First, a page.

The Police and Crime Commissioners and Chief Constables for Devon & Cornwall Police and Dorset Police have today reached a symbolic milestone around how they will deliver policing services across the three counties in the future.
An agreement has been reached for a large-scale strategic alliance between the two forces. Their aim, through the alliance, is to maintain a high standard of policing services for the communities within both force areas, at a time when police budgets are reducing across the country. Working together more closely and sharing many services is a significant move that will allow the forces to continue to provide efficient and effective policing, while meeting current and any future financial challenges.
This significant step was formalised when both PCCs and Chief Constables signed an agreement under Sections 22 and 23 of the Police Act (1996), the first time this has happened since the introduction of PCCs.
It results in a legal agreement to work together as preferred partners to preserve, safeguard and, where possible, transform services to the public while retaining separate force identities and local accountability. It will increase resilience and significant cost savings have already been identified. Initial plans that have been developed have already highlighted savings of at least £12 million spread across both forces.
A strategic alliance is not a merger of the two forces. Therefore, both will remain as separate organisations and two Police and Crime Commissioners and two Chief Constables will remain in post. More policing will, in the future, be delivered jointly by the two forces working together under one operating model, which will lead to shared leadership in some functions.
Over the next 12 months, the organisations will consider exactly which functions should be delivered jointly and will also look at best practice outside of policing. This will ensure the most effective and efficient policing is being delivered. It will include assessing whether current functions can be improved by the forces working together and the possibility of some services being delivered outside of the organisations, in public or private partnerships. Whatever approach is taken, the core aim to maintain services to the public while reducing costs remains the same.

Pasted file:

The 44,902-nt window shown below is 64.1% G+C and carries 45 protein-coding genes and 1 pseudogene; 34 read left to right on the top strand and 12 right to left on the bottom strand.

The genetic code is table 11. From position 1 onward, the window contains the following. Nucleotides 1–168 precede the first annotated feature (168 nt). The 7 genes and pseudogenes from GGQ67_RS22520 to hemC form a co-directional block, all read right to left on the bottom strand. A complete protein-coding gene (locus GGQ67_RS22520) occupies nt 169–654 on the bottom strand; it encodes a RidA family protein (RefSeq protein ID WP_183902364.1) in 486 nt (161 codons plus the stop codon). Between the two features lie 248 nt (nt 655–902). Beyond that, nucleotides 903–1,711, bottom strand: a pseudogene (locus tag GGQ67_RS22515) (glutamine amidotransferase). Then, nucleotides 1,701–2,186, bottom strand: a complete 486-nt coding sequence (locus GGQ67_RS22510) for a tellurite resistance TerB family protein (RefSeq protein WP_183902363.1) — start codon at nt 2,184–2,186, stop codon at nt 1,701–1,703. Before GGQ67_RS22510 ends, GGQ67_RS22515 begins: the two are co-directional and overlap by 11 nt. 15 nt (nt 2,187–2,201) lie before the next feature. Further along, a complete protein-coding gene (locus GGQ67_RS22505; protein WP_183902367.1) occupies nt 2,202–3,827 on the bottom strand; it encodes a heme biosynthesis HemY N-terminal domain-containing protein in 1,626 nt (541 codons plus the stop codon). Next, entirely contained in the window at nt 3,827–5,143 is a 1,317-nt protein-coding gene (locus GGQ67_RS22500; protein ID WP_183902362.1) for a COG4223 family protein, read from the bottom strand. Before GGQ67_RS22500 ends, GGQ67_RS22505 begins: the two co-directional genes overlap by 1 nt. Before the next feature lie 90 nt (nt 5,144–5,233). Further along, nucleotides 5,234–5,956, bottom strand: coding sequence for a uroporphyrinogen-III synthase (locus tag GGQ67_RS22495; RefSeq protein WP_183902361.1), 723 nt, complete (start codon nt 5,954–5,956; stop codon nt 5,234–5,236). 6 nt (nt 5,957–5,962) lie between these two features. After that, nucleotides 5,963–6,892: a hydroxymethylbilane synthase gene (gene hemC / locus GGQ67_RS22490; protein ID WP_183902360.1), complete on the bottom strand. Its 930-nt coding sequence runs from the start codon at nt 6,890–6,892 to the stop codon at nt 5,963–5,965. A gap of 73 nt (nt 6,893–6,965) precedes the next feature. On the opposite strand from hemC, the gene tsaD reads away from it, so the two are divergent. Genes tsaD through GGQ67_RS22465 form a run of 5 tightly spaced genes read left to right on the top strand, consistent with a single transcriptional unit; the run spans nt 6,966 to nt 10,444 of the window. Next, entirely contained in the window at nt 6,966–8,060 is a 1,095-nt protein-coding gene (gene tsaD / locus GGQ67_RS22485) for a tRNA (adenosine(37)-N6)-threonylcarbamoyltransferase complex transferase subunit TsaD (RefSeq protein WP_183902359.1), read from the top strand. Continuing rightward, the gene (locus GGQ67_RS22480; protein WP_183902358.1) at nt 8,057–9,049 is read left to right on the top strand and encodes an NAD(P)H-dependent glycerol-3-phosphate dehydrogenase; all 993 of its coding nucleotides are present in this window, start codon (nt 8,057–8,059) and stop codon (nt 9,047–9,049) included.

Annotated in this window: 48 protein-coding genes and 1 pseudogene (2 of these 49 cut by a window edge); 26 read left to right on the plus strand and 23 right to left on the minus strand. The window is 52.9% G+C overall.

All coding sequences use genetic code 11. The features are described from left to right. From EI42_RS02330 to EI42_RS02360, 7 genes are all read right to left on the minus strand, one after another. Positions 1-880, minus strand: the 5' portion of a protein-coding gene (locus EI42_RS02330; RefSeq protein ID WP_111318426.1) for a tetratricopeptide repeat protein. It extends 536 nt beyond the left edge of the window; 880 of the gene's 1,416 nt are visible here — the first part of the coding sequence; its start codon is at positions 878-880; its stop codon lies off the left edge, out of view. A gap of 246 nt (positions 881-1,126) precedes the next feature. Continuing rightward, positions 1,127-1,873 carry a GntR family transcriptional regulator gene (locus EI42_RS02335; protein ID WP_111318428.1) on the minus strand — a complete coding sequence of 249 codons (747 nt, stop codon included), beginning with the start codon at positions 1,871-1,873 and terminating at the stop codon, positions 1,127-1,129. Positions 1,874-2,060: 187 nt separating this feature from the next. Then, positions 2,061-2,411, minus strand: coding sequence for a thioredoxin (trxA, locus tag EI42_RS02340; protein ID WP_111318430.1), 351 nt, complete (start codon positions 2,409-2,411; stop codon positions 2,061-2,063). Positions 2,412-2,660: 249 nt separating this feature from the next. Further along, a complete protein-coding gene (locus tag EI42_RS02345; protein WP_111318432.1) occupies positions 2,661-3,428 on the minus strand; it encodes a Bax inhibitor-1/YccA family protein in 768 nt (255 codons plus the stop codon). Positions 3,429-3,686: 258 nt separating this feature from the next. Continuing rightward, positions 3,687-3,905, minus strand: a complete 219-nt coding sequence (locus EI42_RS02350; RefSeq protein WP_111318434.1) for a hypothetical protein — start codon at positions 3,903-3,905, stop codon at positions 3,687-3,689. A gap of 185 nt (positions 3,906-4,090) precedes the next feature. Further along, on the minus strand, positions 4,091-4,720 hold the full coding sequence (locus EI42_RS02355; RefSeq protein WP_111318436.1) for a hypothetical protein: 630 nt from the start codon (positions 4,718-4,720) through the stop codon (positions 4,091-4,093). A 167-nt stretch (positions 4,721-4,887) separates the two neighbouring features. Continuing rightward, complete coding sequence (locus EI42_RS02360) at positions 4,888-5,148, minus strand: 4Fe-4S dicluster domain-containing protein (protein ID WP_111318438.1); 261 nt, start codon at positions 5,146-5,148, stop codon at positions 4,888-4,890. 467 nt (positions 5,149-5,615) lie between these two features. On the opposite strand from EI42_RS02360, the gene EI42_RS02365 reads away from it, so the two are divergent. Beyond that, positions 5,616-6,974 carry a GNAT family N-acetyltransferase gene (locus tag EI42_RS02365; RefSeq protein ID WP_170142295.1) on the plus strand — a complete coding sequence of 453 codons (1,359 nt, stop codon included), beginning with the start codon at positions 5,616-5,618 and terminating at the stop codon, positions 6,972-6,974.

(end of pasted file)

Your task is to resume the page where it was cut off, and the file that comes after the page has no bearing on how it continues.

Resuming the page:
Any changes would involve consultation with officers and staff in each force, and any partners involved in that area of policing. The public will also be kept informed as the alliance develops, however most changes will be to internal structures and operating models so will not be noticeable to local people.
Police and Crime Commissioner for Dorset Martyn Underhill said: “We are facing unprecedented times in policing. We need to deliver more for less and this alliance will help us achieve that. In December 2013, we agreed to explore a strategic alliance with Devon & Cornwall Police. That journey has lasted well over a year.
“Today, I have made the biggest decision in my term of office. We have formally decided that Devon & Cornwall Police do have a role in shaping our future policing. This alliance will achieve savings, help improve efficiency, allow some re-investment and secure Dorset’s reputation as one of the safest places in the country.”
Dorset Police Chief Constable Debbie Simpson said: “I am excited to announce that Dorset Police has formally committed to working alongside Devon & Cornwall Police in a strategic alliance.
“They are a high performing force with colleagues who share our values, priorities and absolute determination to deliver the best possible service to local people. They recognise and share our need to meet the funding challenges affecting policing nationwide. Elements of our geography and some of our communities are also similar, which makes an alliance achievable and practical.
“Working in alliance with Devon & Cornwall Police will, I’m sure, provide a golden opportunity to achieve the efficiency savings we must make, while maintaining and protecting vital services.”